Rower John Pritchard


An Olympic rower is to lead a team on an amazing row – along the entire length of the Mississippi.

John Pritchard will spend three months rowing 2,500 miles from the river’s source in Minnesota to New Orleans.

He will be joined by different rowers in two traditional Thames skiffs currently being built at the Stanley and Thomas boatyard at Windsor.

Their aim: to raise a million dollars for the Right To Play charity which educates children in developing countries through play and of which John is chairman.

Most of the rowers will take part in stretches of two days during the trip which starts in August. John and another experienced rower will row the entire length.

Each boat will have two rowers and a third person to steer and the challenge is still open for entries. Training is being held at the Skiff Club on the Thames at Teddington.

John, who won silver in the GB eight in the 1980 Olympics and rowed three times in the Boat Race, said: “Anyone who thinks they are up to the challenge is welcome to apply.

“So far rowers range from Olympic medallists and other international rowers to people who have never rowed before. I am surprised – but pleased – about the number of non-rowers who have signed up.”

The first part of the journey will be in canoes because the river is so narrow and shallow. But over 2,300 miles will be in the skiffs.

Skiffs under construction. Boatyard boss Mark Stanley (left) & boat-builder Julian Perry at work on the skiffs

The 26 foot boats (above) are clinker built of African mahogany on oak with fixed seats. Oars are also currently being made at Windsor at J.Sutton, oar-makers. Boat-builder Mark Stanley said: "These skiffs have been familiar sights on the Thames since Victorian times.But I'm sure never have they been used for a venture like this."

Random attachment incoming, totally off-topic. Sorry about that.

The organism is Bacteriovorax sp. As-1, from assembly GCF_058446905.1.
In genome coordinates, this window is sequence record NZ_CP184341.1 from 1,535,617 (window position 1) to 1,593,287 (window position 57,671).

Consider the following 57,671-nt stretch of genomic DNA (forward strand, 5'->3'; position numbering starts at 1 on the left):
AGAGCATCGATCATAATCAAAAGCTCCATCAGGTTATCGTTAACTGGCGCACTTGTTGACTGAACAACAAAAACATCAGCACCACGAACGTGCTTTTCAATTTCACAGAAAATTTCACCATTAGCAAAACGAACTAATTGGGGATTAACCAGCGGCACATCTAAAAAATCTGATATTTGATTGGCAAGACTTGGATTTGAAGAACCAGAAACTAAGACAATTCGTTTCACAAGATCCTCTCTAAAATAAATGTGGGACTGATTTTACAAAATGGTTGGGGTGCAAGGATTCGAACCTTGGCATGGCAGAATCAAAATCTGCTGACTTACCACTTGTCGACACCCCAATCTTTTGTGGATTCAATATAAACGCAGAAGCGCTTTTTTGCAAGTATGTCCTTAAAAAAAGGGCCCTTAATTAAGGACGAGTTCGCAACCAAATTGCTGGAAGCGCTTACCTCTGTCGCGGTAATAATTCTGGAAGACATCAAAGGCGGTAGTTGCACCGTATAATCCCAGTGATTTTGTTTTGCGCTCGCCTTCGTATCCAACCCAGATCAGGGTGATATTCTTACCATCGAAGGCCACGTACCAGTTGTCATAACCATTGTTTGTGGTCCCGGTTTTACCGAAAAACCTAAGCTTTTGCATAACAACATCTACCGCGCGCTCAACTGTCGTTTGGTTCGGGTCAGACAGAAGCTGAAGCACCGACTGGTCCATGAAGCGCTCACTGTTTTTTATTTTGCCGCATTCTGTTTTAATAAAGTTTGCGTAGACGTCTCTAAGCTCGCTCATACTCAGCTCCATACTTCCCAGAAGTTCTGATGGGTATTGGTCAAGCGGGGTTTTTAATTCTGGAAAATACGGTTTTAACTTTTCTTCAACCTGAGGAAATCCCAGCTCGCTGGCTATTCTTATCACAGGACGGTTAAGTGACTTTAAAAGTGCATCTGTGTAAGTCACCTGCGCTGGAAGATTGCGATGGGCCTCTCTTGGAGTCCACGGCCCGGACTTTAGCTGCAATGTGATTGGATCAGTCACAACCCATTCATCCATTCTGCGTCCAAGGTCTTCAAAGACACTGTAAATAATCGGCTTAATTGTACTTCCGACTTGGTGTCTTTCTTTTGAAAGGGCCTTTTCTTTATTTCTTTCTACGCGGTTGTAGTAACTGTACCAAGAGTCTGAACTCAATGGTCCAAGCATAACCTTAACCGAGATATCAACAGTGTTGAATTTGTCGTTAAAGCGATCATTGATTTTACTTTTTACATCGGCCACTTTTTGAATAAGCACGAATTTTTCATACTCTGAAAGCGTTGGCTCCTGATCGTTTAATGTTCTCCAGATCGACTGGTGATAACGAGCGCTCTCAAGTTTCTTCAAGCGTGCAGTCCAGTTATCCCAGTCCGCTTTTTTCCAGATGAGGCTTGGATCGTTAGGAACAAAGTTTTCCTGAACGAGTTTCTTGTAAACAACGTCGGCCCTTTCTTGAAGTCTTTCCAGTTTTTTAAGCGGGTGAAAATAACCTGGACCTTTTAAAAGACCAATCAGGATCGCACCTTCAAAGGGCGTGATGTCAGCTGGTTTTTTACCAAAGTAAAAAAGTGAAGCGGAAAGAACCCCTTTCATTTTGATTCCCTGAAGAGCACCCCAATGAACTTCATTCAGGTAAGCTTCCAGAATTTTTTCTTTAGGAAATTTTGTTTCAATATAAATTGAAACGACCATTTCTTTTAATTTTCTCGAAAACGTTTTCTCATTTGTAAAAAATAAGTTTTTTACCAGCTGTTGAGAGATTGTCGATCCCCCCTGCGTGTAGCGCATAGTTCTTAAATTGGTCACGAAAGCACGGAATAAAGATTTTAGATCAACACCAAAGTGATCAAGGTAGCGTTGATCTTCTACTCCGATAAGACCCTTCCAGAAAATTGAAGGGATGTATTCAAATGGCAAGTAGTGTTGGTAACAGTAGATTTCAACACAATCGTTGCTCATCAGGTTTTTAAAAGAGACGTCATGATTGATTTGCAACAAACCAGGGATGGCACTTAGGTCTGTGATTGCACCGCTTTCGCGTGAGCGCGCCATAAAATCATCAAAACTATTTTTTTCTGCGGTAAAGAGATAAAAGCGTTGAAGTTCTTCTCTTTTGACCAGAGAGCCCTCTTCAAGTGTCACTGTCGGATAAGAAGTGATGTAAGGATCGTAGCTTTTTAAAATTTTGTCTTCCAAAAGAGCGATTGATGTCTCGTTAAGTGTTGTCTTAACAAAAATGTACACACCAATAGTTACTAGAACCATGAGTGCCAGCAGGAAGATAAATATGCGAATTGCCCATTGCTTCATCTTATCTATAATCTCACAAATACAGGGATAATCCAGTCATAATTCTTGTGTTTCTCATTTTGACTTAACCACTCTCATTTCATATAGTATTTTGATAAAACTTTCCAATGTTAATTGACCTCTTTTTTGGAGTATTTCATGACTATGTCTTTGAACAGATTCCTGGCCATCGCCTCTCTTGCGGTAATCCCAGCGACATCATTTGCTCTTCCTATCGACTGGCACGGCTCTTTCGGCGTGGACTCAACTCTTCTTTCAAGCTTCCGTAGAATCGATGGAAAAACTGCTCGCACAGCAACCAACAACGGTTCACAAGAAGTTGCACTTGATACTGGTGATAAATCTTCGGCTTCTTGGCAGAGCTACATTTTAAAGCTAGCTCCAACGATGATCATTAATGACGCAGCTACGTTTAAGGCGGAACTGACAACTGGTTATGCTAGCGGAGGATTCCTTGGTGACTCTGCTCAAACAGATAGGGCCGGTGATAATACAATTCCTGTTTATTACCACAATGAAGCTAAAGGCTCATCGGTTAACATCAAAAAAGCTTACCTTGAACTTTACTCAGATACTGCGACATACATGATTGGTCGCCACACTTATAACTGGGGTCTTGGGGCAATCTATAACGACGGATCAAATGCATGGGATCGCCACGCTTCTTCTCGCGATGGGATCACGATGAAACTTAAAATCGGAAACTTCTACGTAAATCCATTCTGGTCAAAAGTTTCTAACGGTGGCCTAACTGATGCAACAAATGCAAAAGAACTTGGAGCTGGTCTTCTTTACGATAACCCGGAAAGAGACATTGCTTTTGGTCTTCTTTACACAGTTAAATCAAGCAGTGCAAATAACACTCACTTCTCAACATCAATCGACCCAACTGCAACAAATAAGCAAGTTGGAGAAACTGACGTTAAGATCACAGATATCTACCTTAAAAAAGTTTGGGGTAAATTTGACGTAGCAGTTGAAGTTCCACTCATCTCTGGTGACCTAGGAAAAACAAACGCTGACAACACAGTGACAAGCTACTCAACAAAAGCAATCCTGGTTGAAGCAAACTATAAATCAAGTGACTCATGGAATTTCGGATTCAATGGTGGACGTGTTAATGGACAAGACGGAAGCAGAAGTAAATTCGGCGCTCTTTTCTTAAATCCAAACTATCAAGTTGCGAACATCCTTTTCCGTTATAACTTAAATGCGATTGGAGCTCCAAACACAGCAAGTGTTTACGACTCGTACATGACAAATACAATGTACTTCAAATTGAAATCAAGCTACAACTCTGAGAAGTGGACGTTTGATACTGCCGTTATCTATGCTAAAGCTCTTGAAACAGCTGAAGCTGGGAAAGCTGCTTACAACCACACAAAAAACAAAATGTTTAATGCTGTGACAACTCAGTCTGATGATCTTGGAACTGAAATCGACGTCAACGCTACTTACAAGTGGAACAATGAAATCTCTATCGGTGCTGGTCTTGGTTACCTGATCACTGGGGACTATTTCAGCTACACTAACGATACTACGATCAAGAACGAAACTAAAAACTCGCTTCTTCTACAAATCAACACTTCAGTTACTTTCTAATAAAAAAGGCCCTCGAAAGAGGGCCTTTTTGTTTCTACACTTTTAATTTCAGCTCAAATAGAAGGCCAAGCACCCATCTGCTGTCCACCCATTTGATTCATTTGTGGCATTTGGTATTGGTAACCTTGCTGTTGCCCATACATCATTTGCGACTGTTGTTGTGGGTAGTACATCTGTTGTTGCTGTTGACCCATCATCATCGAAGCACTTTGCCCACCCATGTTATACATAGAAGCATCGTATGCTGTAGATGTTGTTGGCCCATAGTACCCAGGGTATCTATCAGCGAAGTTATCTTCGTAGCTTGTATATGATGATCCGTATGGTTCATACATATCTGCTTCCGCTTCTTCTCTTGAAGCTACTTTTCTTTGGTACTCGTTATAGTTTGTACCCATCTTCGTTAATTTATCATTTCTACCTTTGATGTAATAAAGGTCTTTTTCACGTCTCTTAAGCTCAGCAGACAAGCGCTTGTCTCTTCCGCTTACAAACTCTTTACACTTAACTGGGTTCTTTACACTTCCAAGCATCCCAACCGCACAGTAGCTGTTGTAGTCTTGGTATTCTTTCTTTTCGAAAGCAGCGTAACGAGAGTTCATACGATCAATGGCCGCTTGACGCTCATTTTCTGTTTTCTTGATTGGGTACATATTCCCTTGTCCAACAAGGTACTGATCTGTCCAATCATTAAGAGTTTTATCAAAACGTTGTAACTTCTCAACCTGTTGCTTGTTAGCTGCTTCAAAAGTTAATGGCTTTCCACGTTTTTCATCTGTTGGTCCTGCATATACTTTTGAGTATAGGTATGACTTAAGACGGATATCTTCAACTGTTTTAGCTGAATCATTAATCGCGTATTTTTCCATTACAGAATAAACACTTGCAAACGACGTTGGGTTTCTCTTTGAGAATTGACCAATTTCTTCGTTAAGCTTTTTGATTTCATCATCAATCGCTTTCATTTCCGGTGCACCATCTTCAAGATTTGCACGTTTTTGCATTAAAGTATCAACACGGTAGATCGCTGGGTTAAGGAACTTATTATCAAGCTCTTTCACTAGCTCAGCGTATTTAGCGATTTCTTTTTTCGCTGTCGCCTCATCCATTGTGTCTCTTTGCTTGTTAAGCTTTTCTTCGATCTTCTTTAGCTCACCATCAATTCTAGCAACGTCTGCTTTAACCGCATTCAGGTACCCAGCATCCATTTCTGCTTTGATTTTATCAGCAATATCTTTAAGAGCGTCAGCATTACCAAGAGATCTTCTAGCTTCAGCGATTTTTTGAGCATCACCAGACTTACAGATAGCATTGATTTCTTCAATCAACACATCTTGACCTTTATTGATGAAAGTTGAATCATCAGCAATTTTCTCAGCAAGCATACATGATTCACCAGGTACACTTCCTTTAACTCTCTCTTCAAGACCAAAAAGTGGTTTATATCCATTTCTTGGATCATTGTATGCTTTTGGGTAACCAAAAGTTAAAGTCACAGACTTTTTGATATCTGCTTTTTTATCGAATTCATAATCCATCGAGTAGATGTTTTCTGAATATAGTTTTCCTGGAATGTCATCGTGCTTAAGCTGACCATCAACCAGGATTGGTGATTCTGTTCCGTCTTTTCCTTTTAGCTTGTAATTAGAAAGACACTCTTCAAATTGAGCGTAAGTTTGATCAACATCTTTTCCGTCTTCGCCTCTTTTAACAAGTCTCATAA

The trip will pose numerous challenges. The busy commercial waterway is five miles wide in places.
John, the chief executive of a City executive recruitment firm, said: “We will have to go through 29 locks each the size of a premier league football field.  Our little boats are going to look really odd beside huge ships”.

Rowing an average 30 miles a day or the equivalent of a marathon, rowers will burn 6,000 calories.

The Olympic rower said: “It’s quite difficult to take that amount of calories on board and continue to exercise. Food has also got to be in a form you actually want to eat because after two months and someone hands you another banana you’ll go potty.”

Other hazards include insects and alligators – the three largest have recently been caught on the river.

“Something I simply didn’t know about was Asian Jumping Carp. When disturbed they jump three to eight feet into the air. When one jumps, they all jump. It is an extraordinary: sight of hundreds of fish jumping out of the water. But they could cause a bit of a problem”

Rowers who have signed so far come from all over the world. Each is expected to raise £10,000 in sponsorship.

Mississippi Million
Right To Play
The Skiff Club
Stanley & Thomas
J Sutton

Story dated March 11th 2014

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